New packaging models impact the cost of operations as it increases by about 20-25% depending upon the segment.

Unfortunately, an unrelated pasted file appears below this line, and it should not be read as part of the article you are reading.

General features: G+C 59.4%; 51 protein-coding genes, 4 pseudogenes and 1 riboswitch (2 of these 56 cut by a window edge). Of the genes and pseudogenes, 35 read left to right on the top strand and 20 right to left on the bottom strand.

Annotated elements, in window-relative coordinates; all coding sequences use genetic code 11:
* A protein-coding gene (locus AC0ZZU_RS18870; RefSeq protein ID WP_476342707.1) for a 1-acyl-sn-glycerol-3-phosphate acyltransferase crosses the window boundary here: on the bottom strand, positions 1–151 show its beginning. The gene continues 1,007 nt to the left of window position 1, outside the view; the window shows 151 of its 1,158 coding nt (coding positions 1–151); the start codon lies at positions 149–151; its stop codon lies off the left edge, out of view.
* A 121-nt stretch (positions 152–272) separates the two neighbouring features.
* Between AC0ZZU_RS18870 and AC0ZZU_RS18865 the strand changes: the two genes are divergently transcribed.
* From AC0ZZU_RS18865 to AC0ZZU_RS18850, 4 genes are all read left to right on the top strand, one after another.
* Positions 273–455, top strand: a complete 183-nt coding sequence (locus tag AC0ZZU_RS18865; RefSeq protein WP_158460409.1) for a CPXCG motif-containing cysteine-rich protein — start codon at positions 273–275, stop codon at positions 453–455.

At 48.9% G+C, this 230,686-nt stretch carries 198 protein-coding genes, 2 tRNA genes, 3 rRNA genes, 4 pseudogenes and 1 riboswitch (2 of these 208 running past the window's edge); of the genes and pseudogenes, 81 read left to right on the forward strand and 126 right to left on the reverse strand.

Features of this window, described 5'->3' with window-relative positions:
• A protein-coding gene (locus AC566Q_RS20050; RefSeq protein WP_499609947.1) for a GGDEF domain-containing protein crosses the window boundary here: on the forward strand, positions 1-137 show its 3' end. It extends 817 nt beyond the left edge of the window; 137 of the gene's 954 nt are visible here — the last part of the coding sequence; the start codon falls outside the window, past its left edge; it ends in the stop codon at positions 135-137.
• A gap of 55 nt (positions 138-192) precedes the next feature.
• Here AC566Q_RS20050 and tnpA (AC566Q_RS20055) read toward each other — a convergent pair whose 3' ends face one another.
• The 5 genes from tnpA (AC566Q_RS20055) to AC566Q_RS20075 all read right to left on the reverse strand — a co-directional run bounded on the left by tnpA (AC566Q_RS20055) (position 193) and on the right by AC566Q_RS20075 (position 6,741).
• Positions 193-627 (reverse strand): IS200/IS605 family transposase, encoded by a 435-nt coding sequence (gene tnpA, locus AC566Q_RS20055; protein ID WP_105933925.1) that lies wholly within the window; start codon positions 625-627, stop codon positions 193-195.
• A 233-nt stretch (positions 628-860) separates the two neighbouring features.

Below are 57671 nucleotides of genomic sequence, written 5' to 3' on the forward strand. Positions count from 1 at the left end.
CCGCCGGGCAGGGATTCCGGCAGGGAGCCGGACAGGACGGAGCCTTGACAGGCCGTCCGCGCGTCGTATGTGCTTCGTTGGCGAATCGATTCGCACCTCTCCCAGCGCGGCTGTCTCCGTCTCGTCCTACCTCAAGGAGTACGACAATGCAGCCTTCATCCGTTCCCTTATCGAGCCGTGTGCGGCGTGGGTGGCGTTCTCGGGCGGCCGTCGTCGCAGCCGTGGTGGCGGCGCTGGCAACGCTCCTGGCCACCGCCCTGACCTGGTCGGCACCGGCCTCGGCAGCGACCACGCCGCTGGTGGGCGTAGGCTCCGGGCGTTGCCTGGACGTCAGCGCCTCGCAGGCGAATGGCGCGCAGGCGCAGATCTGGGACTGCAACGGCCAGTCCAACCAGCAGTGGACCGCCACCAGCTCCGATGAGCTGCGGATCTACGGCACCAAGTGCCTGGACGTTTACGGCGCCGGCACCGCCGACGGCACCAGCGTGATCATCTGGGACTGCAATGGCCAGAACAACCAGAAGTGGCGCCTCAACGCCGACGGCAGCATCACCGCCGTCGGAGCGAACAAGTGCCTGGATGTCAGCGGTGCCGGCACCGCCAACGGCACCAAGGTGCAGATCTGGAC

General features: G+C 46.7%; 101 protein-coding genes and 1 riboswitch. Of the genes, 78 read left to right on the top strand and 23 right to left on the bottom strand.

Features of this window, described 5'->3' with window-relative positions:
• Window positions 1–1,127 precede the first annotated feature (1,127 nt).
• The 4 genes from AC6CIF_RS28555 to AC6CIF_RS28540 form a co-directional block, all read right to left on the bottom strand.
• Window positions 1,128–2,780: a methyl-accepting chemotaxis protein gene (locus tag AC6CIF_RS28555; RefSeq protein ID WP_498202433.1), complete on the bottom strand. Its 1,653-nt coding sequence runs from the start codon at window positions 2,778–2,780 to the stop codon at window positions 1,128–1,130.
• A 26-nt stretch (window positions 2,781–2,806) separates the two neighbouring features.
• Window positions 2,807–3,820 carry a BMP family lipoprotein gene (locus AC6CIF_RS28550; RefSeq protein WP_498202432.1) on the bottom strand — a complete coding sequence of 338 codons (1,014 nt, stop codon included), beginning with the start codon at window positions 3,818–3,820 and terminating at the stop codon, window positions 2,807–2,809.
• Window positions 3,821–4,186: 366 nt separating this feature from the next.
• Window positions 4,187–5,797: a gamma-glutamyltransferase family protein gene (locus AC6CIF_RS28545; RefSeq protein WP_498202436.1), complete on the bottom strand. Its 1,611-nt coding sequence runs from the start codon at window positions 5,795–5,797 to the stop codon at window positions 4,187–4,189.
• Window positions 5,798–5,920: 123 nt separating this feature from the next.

Single-use consumer habits continue to pose a threat to the environment — particularly in the context of plastic packaging. According to the World Economic Forum, only 14% of plastic packaging is collected for recycling globally. Moreover, by 2050 the carbon footprint of plastics is expected to triple in size. Recognising this, companies are making a move towards sustainable packaging solutions. For instance, by 2030, L’Oréal Paris aims to reduce its carbon footprint by 50%. This includes using more recycled content in packaging, with the objective of reaching 100% recycled or biobased plastic by 2030. PepsiCo India, as part of its sustainability agenda, aims to design packaging that is 100% recyclable, compostable or biodegradable. It plans to reduce the use of virgin plastic by 35% across its beverage portfolio by the year 2025. “The way a package is designed – its shape, weight – determines how efficiently it can be distributed across long distances. The lighter the package, and the more packages that can be transported together, the lower the carbon impact,” Jaideep Gokhale, vice president – sustainability, Asia Pacific, sustainability director – South Asia, Tetra Pak, told BrandWagon Online.